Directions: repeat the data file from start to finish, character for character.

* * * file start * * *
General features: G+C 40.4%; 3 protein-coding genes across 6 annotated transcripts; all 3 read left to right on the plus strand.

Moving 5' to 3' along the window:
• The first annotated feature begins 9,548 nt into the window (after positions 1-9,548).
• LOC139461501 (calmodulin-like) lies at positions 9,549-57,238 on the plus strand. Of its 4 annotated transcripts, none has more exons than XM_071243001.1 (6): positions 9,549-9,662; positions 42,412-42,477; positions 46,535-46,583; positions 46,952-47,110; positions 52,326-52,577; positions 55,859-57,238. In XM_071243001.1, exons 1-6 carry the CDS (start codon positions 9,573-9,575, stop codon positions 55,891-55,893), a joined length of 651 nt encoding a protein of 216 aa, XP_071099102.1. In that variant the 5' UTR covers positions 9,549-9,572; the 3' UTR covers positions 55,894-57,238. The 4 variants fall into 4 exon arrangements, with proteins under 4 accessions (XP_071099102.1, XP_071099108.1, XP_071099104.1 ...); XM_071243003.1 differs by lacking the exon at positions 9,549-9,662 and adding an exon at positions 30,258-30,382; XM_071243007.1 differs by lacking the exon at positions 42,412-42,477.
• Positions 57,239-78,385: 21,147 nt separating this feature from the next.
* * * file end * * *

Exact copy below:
General features: G+C 40.4%; 3 protein-coding genes across 6 annotated transcripts; all 3 read left to right on the plus strand.

Moving 5' to 3' along the window:
• The first annotated feature begins 9,548 nt into the window (after positions 1-9,548).
• LOC139461501 (calmodulin-like) lies at positions 9,549-57,238 on the plus strand. Of its 4 annotated transcripts, none has more exons than XM_071243001.1 (6): positions 9,549-9,662; positions 42,412-42,477; positions 46,535-46,583; positions 46,952-47,110; positions 52,326-52,577; positions 55,859-57,238. In XM_071243001.1, exons 1-6 carry the CDS (start codon positions 9,573-9,575, stop codon positions 55,891-55,893), a joined length of 651 nt encoding a protein of 216 aa, XP_071099102.1. In that variant the 5' UTR covers positions 9,549-9,572; the 3' UTR covers positions 55,894-57,238. The 4 variants fall into 4 exon arrangements, with proteins under 4 accessions (XP_071099102.1, XP_071099108.1, XP_071099104.1 ...); XM_071243003.1 differs by lacking the exon at positions 9,549-9,662 and adding an exon at positions 30,258-30,382; XM_071243007.1 differs by lacking the exon at positions 42,412-42,477.
• Positions 57,239-78,385: 21,147 nt separating this feature from the next.